Tuesday 27 Sep 2022 | 00:45 | SYDNEY
Tuesday 27 Sep 2022 | 00:45 | SYDNEY

Resetting our relationship with PNG


Jenny Hayward-Jones


2 August 2011 11:25

It is not often we hear Papua New Guinea described in public by a federal politician as a top foreign policy priority and a country with which Australia has a joint destiny. Shadow Minister for Foreign Affairs Julie Bishop did just that in an excellent speech to the Lowy Institute's Distinguished Speaker Series last week.

Following the retirement of Duncan Kerr at the 2010 elections, there are no longer any Australian federal members of parliament who have spent any length of time in Papua New Guinea, and the issues facing our nearest neighbour rarely make news in Australia. So it was great to see Ms Bishop address the Lowy Institute about Papua New Guinea. For an Australian politician relatively new to the complexities of Melanesia, Ms Bishop demonstrated a good grasp of the big challenges facing PNG and the main tenets of the bilateral relationship.

A few highlights for me were:

  • Ms Bishop's determination that the bilateral relationship should be based on an economic and strategic partnership rather than aid donor and recipient.
  • Her suggestion that the private sector and non-government organisations can play a bigger role in development in cooperation with government.
  • Her belief in building new generations of networks between Australia and PNG in government, business and the community.
  • Her ideas for leveraging PNG's love of the Australian Rugby League for diplomatic outcomes.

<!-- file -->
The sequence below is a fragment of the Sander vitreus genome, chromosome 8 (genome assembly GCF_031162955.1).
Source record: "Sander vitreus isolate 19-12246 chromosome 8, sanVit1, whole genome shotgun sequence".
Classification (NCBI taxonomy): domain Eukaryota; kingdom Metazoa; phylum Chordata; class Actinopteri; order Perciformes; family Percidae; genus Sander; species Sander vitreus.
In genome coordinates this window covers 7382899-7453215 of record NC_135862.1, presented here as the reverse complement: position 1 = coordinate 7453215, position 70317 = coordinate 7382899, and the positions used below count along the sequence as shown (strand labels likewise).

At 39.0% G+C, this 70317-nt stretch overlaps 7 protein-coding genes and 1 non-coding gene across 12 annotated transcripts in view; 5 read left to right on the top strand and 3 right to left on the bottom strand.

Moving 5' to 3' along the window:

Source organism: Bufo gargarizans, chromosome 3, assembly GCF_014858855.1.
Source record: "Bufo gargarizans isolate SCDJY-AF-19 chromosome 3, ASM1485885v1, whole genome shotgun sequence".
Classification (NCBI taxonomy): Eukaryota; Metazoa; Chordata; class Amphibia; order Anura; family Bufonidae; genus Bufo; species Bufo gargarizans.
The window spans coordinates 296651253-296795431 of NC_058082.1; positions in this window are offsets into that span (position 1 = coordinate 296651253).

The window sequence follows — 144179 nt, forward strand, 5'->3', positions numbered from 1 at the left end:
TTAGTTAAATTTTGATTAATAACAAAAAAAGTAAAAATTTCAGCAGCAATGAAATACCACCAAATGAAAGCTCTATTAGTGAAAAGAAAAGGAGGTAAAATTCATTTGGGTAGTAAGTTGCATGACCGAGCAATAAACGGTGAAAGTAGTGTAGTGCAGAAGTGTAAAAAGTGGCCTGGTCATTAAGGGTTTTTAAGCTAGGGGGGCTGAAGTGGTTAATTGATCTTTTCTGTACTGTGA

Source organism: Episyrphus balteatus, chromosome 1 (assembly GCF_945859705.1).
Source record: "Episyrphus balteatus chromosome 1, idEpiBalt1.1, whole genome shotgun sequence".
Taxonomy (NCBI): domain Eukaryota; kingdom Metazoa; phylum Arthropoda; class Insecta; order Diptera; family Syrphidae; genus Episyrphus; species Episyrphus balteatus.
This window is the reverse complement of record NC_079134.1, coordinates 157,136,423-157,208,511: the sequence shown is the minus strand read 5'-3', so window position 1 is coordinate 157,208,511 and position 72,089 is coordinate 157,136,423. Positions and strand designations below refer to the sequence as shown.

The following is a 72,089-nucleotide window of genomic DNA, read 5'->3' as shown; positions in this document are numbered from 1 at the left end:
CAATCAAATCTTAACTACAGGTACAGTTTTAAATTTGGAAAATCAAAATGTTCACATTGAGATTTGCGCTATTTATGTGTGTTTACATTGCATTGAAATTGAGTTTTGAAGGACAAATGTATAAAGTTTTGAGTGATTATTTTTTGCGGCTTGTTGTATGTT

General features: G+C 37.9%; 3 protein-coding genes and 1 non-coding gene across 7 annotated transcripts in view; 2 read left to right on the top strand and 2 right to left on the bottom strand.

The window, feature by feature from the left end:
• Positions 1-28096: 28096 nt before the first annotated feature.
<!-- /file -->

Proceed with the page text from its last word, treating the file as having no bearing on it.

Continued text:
• Most importantly, her commitment that PNG must be one of Australia's top foreign policy priorities.

While PNG is Australia's second largest aid recipient, it is also our 15th largest trading partnerTotal aid funding to Papua New Guinea in 2011-12 will be $482.3 million – a figure dwarfed by just over $5 billion of bilateral merchandise trade. Aid and development will be a part of the relationship between Australia and Papua New Guinea for many years but it doesn't have to be the driver of a closer relationship.

Papua New Guinea faces a period of massive investment in its resources and a time of great political transition over the next year. Australia needs to focus on strengthening its links with PNG to ensure that the partnership so long valued by Papua New Guineans is sustained by the next generation. Australians will never know as much about Papua New Guinea as Papua New Guineans know about Australia but investing in some more knowledge about and contacts with our nearest neighbour can only be positive.

Focusing on PNG as Shadow Minister for Foreign Affairs and Trade is not an obvious vote winner for an Australian Opposition but it is a very important relationship that successive Australian governments have not always managed well at the political level. All credit to Julie Bishop for making PNG one of her top priorities.